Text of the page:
Recent graduates have proven that life after Bowdoin can lead to many paths, from designing cutting-edge fly-fishing technology to sports writing, to talking about sex.

Scott Caras '08, a Government and Legal Studies and Anthropology double major, always had an avid interest in fly-fishing. While at Bowdoin, Caras and fellow students Ted Upton '07 and Max Key '08 would seek out fishing spots along the Androscoggin River and around Casco Bay and Popham Beach.

While all three took corporate jobs after Bowdoin, they maintained a strong interest in fly-fishing. After gaining experience in business, the fishing buddies joined with Providence alumnus Peter Crommett in December 2009 to found Cheeky Fly Fishing, a manufacturing company targeted at what the website describes as "progressive fly fishermen."

Caras noted that fly-fishing has largely been regarded as a "unique, old, stuffy sport, for grandparents." While fly-fishers have traditionally gone after trout and salmon, they are now branching out to bigger salt-water species and to new species in fresh water. "People are pushing [the] limits [of the sport both] culturally and technologically," he said.

Caras and his friends saw and capitalized on this opportunity, hoping to manufacture a different type of gear with a new aesthetic, something "less boring than traditional fly-fishing gear," he said. The team is set to release its first two sets of reels by late spring. They took a development and testing period of one-and-a-half years in hopes of developing a "truly top-tier product." Thus far, they have received "a lot of interest and demand."

Currently based in Boston with an office in Denver, the team is considering future relocation to Maine. Caras credited Bowdoin with preparing him for experiences that made his current endeavor possible. Further information about their company is available on their website,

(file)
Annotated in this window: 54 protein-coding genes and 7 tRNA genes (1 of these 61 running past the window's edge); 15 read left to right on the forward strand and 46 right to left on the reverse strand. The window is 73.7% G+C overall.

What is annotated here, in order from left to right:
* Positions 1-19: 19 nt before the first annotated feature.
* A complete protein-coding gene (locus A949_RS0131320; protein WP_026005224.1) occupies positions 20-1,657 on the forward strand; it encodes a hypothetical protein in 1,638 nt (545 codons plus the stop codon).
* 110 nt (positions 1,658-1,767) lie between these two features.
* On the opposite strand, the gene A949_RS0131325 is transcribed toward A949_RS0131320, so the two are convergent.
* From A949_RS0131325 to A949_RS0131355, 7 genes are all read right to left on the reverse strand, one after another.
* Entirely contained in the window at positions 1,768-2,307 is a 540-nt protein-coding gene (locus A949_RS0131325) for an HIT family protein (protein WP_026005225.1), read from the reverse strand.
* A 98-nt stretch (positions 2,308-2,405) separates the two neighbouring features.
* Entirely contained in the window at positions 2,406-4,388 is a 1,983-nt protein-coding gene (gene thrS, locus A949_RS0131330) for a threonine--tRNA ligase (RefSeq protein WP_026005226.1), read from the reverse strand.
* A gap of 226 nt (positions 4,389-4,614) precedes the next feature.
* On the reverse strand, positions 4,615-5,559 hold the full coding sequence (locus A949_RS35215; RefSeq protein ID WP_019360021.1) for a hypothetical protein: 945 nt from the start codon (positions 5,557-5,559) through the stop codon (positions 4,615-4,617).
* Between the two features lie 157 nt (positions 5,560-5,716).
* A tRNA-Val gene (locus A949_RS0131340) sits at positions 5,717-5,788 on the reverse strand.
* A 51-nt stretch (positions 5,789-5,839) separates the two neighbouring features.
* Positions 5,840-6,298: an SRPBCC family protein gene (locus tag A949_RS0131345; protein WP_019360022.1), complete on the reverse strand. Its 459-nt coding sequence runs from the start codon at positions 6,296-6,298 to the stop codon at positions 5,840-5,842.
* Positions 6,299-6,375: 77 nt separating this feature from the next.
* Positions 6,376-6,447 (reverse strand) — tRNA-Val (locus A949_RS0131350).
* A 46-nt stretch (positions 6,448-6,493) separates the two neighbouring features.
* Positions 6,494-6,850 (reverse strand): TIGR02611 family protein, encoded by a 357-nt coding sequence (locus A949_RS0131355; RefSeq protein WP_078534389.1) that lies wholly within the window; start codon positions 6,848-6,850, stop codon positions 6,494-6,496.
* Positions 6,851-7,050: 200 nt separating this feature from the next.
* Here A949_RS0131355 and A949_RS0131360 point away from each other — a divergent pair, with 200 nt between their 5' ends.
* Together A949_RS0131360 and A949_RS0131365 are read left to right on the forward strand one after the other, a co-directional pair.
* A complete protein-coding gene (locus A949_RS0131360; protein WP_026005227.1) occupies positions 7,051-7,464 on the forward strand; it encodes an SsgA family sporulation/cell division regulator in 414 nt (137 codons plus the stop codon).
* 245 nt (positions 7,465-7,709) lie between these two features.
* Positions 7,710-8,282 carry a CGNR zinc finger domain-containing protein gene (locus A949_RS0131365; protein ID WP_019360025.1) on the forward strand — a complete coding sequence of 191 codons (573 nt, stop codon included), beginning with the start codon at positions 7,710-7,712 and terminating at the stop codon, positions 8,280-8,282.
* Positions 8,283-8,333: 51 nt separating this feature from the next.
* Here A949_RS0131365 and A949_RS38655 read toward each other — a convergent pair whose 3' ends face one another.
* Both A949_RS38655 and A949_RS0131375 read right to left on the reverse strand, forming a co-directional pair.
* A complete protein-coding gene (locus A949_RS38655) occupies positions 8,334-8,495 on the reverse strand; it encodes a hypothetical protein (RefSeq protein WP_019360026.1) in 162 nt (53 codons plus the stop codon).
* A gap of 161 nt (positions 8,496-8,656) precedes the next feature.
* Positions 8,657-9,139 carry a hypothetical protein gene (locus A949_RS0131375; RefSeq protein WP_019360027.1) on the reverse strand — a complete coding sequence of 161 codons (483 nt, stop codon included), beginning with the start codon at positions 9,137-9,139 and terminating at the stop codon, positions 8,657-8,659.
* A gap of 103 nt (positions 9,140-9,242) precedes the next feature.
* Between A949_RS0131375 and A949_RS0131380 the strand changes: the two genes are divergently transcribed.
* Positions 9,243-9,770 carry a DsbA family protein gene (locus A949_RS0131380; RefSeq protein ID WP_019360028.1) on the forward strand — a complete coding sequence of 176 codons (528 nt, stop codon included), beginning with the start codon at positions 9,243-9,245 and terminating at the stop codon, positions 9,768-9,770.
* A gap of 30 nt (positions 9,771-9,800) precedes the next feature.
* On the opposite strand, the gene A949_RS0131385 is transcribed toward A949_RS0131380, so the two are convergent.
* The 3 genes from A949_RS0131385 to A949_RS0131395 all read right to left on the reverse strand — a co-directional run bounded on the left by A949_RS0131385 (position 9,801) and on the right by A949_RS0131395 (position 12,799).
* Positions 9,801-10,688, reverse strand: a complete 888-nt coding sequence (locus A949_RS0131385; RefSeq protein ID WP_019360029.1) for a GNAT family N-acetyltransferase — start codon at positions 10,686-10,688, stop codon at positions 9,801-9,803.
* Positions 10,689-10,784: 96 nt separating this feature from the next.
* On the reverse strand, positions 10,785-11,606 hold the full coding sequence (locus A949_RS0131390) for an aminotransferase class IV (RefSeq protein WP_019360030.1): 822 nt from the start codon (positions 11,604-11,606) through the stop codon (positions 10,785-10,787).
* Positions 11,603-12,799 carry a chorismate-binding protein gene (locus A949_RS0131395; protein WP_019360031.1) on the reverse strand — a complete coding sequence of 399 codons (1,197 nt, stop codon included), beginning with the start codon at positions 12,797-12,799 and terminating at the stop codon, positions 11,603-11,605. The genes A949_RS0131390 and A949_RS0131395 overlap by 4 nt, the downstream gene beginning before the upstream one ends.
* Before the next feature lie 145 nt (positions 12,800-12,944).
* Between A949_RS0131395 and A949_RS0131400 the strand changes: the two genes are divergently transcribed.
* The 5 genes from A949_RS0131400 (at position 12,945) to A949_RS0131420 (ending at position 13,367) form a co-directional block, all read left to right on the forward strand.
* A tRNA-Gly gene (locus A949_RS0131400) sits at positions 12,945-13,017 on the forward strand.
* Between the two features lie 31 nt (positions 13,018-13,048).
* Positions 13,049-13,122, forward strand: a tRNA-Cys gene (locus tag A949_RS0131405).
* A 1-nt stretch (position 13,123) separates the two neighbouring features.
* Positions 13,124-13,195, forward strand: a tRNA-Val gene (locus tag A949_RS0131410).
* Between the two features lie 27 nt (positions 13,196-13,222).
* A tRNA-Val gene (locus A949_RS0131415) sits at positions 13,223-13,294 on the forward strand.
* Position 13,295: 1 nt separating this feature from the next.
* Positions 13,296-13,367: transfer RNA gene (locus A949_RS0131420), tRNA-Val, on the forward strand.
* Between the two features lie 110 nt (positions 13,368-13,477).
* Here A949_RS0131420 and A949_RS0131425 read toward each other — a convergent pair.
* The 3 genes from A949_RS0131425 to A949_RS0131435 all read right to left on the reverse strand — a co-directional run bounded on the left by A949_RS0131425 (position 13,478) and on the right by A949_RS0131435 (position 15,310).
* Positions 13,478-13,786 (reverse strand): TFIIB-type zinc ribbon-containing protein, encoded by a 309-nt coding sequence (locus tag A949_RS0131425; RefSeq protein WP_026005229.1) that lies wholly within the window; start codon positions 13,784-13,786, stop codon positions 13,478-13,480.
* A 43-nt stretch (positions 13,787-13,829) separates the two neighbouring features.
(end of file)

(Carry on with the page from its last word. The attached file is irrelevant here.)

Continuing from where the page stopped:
Kaitee Daley '09 was able to apply her experiences at Bowdoin to her current job as assistant editor for

Daley first met ESPN personalities as a national finalist for the Wendy's High School Heisman award back in 2004.

"I was hoping to keep in touch with them throughout college but, feeling that a job at ESPN was a little unrealistic, kept my focus on law school and the prospect of working in sports law as an agent," she wrote in an email to the Orient.

A government and legal studies major, Daley played basketball her freshman year and softball for the following three, worked with BCN on sports-related series and coverage, and also worked for the sports information department.

"I basically tried to do as much as I could in my spare time to fulfill my passion for sports and media," she said.

While working on the redesign of the Bowdoin athletics webpage on campus the summer before her senior year, Daley ran into an elderly couple whose son was employed at ESPN. "We didn't exchange numbers that day, but they encouraged me to keep doing all the extracurricular things I had been doing at Bowdoin," Daley said.

She did and, one thing lead to another. "Before I knew it, I was handing him my resume, applying for jobs at ESPN and fielding a number of rigorous interviews."